One hundred fifty years ago this fall, advance planning for the reconstruction of the rebelling Southern states began. In the fall of 1863, after the victories at Gettysburg and Vicksburg, Congressmen assumed the war would soon end. President Lincoln had regarded the secession of southern states from the union as logical contradiction of their original binding ratification of the Constitution and maintained that the Civil War was fought primarily to prevent the union’s dissolution. So it should perhaps not be surprising that Lincoln proposed a means of readmitting states when only a small minority of their constituents—10 %—voted to reestablish republican governments that acknowledged the authority of the Constitution. Those forming these governments must swear allegiance to the Union and also swear their acceptance of acts of Congress and Presidential proclamations regarding slavery—that is, the reentering states must accept emancipation. To his non-abolitionist critics, Lincoln had justified emancipation as a war measure; now he stated that to abandon the decision to free the slaves “would be not only to relinquish a lever of power, but would also be a cruel and an astounding breach of faith.”
Although radicals in the Republican party wanted a more detailed and prescriptive plan, Lincoln’s ideas on reconstruction were met with initial approval when he discussed them in his Annual Message to Congress on December 8, 1863, issuing his Proclamation of Amnesty and Reconstruction on the same day. But Lincoln’s moderate proposal for re-admittance of the seceded states did not, as he hoped, persuade rebels to cease hostilities. Sixteen more months of war would follow, after which Lincoln would be assassinated and radical Republicans would push through sterner measures.
Below is an excerpt from the Annual Message to Congress:
Looking now to the present and future, and with reference to a resumption of the national authority within the States wherein that authority has been suspended, I have thought fit to issue a proclamation, a copy of which is herewith transmitted. On examination of this proclamation it will appear, as is believed, that nothing is attempted beyond what is amply justified by the Constitution. True, the form of an oath is given, but no man is coerced to take it. The man is only promised a pardon in case he voluntarily takes the oath. The Constitution authorizes the Executive to grant or withhold the pardon at his own absolute discretion; and this includes the power to grant on terms, as is fully established by judicial and other authorities.
It is also proffered that if, in any of the States named, a State government shall be, in the mode prescribed, set up, such government shall be recognized and guarantied by the United States, and that under it the State shall, on the constitutional conditions, be protected against invasion and domestic violence. The constitutional obligation of the United States to guaranty to every State in the Union a republican form of government, and to protect the State, in the cases stated, is explicit and full. But why tender the benefits of this provision only to a State government set up in this particular way? This section of the Constitution contemplates a case wherein the element within a State, favorable to republican government, in the Union, may be too feeble for an opposite and hostile element external to, or even within the State; and such are precisely the cases with which we are now dealing.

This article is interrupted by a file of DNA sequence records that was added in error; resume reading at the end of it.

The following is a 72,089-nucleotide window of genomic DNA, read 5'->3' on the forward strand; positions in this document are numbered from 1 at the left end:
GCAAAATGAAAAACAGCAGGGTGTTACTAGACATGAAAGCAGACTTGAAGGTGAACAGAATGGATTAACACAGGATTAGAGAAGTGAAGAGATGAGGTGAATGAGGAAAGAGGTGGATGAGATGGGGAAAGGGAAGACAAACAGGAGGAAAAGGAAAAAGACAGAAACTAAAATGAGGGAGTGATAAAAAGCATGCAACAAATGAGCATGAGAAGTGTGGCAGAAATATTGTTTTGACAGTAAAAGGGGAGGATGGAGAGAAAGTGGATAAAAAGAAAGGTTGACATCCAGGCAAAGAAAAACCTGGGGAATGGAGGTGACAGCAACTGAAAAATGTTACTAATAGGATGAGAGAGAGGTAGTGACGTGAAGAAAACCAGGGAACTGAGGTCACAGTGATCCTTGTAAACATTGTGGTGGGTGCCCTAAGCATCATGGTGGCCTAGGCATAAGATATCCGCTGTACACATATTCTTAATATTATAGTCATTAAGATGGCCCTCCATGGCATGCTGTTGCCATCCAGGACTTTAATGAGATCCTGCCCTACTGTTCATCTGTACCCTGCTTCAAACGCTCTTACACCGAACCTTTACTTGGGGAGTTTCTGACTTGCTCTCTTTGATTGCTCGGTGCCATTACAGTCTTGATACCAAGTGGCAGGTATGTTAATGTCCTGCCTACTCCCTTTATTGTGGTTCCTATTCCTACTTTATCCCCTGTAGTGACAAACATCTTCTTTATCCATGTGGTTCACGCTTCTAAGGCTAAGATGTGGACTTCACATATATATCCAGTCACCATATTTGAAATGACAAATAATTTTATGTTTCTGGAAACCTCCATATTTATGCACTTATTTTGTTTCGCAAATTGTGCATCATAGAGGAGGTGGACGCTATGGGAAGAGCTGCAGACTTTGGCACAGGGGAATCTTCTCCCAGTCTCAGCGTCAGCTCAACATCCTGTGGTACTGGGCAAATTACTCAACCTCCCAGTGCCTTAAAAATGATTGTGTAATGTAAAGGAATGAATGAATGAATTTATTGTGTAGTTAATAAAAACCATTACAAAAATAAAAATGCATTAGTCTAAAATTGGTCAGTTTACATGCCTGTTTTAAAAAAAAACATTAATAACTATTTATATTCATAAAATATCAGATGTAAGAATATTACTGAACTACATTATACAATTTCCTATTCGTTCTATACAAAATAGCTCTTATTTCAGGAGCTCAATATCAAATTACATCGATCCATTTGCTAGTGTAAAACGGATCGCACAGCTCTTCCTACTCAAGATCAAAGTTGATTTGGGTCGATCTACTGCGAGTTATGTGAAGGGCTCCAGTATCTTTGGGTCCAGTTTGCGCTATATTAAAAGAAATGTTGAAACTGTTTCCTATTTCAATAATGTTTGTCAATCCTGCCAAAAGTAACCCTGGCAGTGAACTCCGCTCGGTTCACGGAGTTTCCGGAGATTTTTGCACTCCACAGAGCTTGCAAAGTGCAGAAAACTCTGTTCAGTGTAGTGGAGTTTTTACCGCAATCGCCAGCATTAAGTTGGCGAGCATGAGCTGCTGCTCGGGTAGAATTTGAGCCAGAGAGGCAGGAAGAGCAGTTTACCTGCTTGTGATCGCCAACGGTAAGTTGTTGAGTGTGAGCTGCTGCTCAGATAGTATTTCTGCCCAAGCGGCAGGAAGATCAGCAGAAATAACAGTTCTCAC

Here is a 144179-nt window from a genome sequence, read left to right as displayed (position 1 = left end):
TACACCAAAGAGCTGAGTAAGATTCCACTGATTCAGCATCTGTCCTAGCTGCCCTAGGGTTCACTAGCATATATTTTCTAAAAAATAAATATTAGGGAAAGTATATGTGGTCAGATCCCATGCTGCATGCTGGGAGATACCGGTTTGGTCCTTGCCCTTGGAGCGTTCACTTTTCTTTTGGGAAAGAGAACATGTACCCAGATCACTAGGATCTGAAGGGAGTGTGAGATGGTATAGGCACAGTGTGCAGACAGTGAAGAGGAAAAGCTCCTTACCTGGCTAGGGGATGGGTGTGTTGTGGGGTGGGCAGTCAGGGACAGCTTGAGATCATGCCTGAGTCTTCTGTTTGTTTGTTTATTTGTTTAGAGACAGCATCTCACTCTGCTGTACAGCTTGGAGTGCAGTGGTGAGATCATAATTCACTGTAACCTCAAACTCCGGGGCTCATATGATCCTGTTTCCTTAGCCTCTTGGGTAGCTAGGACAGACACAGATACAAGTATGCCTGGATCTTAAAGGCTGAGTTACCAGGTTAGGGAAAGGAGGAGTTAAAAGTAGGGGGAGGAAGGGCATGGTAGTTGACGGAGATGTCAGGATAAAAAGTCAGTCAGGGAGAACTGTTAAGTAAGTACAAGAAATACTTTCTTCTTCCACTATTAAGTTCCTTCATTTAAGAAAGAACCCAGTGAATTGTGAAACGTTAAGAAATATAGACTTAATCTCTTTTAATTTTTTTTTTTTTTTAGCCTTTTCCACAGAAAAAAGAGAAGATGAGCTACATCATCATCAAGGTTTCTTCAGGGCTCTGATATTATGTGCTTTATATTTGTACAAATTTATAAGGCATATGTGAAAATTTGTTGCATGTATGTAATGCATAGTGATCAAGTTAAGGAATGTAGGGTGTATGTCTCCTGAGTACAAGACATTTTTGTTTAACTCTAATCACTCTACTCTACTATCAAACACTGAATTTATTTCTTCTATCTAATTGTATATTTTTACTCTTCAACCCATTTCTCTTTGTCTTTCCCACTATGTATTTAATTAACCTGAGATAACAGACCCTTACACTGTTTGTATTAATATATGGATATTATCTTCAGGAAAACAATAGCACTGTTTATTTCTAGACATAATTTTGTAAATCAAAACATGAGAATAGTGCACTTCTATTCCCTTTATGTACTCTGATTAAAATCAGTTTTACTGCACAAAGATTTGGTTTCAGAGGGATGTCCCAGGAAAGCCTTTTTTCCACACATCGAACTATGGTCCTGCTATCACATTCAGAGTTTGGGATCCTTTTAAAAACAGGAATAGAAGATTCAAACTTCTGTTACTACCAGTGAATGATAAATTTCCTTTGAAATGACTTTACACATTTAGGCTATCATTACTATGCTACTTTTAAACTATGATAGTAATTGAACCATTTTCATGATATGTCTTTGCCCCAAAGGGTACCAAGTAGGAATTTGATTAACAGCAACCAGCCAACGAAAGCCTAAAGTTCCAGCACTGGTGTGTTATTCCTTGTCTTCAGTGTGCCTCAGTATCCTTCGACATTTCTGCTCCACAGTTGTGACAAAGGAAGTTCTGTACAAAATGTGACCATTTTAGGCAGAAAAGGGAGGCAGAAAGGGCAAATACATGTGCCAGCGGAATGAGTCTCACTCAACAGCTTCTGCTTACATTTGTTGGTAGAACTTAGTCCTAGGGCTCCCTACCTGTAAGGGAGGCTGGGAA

An attempt to guaranty and protect a revived State government, constructed in whole, or in preponderating part, from the very element against whose hostility and violence it is to be protected, is simply absurd. There must be a test by which to separate the opposing elements, so as to build only from the sound; and that test is a sufficiently liberal one, which accepts as sound whoever will make a sworn recantation of his former unsoundness.
But if it be proper to require, as a test of admission to the political body, an oath of allegiance to the Constitution of the United States, and to the Union under it, why also to the laws and proclamations in regard to slavery? Those laws and proclamations were enacted and put forth for the purpose of aiding in the suppression of the rebellion. To give them their fullest effect, there had to be a pledge for their maintenance. In my judgment they have aided, and will further aid, the cause for which they were intended. To now abandon them would be not only to relinquish a lever of power, but would also be a cruel and an astounding breach of faith. I may add at this point, that while I remain in my present position I shall not attempt to retract or modify the emancipation proclamation; nor shall I return to slavery any person who is free by the terms of that proclamation, or by any of the acts of Congress. For these and other reasons it is thought best that support of these measures shall be included in the oath; and it is believed the Executive may lawfully claim it in return for pardon and restoration of forfeited rights, which he has clear constitutional power to withhold altogether, or grant upon the terms which he shall deem wisest for the public interest. It should be observed, also, that this part of the oath is subject to the modifying and abrogating power of legislation and supreme judicial decision.
The proposed acquiescence of the national Executive in any reasonable temporary State arrangement for the freed people is made with the view of possibly modifying the confusion and destitution which must, at best, attend all classes by a total revolution of labor throughout whole States. It is hoped that the already deeply afflicted people in those States may be somewhat more ready to give up the cause of their affliction, if, to this extent, this vital matter be left to themselves; while no power of the national Executive to prevent an abuse is abridged by the proposition.